CRA acknowledges that where a contested notice of assessment is subject to a stay, it generally must apply to the bankruptcy court for lifting the stay

The Girardi decision (2014 QCCA 1922) stated, in connection with the Bankruptcy and Insolvency Act ("B.I.A."):

[I]f the CRA files a claim with the trustee, it may follow it up with a notice of assessment. However, since this notice of assessment constitutes a procedure for the collection of a provable claim, it will not have the legal effects conferred on it by the ITA, unless the CRA obtains the authorization of the court. In other words, if the CRA wishes the ITA's procedure for contesting a notice of assessment to apply, particularly as regards the time limit for contesting it, it must apply to the court and obtain the court's consent, in accordance with section 69.4 of the BIA.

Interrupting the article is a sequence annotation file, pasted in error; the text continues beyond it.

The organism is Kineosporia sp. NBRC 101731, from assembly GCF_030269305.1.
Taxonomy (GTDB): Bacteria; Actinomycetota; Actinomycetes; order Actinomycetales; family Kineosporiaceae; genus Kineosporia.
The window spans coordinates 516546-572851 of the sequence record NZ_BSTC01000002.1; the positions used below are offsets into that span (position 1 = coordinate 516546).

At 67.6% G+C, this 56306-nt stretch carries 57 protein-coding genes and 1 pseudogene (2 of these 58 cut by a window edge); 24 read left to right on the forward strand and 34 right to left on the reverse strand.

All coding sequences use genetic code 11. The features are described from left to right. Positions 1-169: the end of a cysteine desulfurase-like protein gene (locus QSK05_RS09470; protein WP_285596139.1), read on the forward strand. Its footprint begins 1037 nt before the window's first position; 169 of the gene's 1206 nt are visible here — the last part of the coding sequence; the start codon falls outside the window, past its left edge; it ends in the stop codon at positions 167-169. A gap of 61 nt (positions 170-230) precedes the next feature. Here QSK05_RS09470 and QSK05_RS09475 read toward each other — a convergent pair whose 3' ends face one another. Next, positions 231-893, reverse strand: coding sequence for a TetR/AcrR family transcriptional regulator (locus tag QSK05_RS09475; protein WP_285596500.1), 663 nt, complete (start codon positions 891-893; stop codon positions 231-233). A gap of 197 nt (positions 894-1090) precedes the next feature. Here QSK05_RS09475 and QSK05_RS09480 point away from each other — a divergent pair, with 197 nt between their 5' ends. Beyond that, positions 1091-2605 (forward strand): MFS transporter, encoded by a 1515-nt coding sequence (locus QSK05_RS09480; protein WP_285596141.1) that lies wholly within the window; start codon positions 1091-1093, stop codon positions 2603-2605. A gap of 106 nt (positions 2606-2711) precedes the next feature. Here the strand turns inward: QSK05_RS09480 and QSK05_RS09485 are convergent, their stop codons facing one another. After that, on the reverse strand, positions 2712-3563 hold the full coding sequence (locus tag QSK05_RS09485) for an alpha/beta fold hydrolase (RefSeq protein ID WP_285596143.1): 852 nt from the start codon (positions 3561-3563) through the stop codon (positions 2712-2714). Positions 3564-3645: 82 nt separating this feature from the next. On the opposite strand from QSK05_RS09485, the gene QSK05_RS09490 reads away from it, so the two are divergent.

CRA indicated that Girard does not call into question the validity under the ITA of an assessment, and instead deals with the procedures to be followed under the BIA when the CRA's proof of claim is contested by the trustee in bankruptcy. Accordingly, CRA will not seek court authorization where the trustee does not contest its proof of claim - or where the debtor (in a proposal) or the trustee (in a bankruptcy) does not intend to object to the assessment. Conversely:

In the event that a trustee contests the CRA's proof of claim, the legal effects of the notice of assessment, including the procedure for contesting the assessment and the time limits associated with it, are suspended until the CRA obtains the lifting of the suspension of proceedings under section 69.4 B.I.A., pursuant to the Girard decision.

Neal Armstrong. Summary of 2 November 2023 APFF Roundtable, Q.13 under BIA, s. 69(4).